Significant reductions in prize money will be the new reality for tennis players when the ATP and WTA Tours resume, according to Spanish veteran Feliciano Lopez.
“We have to understand that tennis is not going to be the same, at least for one, two, three years. I don’t know how long,” Lopez, who should have been preparing to defend his Queen’s Club title next week, said on Sunday.
No professional tournaments have been held since March because of the COVID-19 pandemic and the shutdown will continue until August.
Wimbledon was cancelled altogether while the French Open has been moved to September. A decision over whether the US Open can go ahead in late August is expected next week.
Lopez, who is also tournament director of the Madrid Open, says that even when things return to some kind of normal, prizemoney will be reduced as sponsors try to navigate the economic fallout of the virus.
“The companies and the sponsors, they might have to fire employees,” the 38-year-old Lopez was quoted as saying by the BBC.
“This is happening everywhere in the world so the first thing they cut is sponsorship, and this is going to be affecting tennis massively.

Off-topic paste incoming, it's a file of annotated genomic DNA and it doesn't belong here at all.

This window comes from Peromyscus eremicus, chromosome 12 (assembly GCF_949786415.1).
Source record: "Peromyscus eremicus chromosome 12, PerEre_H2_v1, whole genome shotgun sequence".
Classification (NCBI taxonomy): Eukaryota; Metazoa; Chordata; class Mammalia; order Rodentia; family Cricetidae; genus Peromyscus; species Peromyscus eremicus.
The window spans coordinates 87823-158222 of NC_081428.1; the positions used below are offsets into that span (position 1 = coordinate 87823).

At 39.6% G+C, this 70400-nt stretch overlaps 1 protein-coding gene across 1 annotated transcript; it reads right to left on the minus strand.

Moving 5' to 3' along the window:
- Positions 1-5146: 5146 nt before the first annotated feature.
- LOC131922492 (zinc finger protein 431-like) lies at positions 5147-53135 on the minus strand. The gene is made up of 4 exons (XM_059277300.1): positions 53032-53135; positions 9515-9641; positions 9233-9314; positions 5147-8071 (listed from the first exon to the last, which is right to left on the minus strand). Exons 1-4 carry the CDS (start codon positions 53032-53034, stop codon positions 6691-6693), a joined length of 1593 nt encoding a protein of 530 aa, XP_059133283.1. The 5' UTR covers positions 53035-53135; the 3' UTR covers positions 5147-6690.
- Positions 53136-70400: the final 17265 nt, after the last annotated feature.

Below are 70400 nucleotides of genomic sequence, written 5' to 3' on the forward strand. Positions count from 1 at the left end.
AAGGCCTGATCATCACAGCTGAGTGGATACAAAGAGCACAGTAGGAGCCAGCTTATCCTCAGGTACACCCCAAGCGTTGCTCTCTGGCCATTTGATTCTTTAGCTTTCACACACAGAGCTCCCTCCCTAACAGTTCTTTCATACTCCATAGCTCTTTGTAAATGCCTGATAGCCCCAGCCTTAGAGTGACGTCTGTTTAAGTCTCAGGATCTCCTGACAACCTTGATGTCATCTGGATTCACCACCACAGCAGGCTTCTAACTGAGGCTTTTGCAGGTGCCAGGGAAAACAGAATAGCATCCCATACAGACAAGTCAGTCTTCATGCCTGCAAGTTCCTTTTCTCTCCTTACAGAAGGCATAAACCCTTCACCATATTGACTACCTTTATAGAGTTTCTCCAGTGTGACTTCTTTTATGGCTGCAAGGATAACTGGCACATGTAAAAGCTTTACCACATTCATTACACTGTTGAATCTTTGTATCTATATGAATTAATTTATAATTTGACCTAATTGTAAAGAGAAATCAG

“We need to survive this moment and we need to be united. “The players need to understand that it’s going to be a significant reduction in the prize money.
“I see now the scenario where tournaments will survive with a significant reduction in prize money — not only for this year, but also for (the) 2021 season.”
Lopez believes the U.S. Open will go ahead despite the reservations of his compatriot Rafa Nadal, the defending champion, who says he would not be happy to travel to New York in the current circumstances.
World number one Novak Djokovic has also expressed his doubts about the tournament going ahead.
“I think the U.S. Open know there might be many players that don’t want to go and play there,” he said.
“But I think the U.S. Open is not depending on only the top players playing. My personal opinion is that they are planning to have the event thinking that some of the top players — I don’t know how many — might not play.”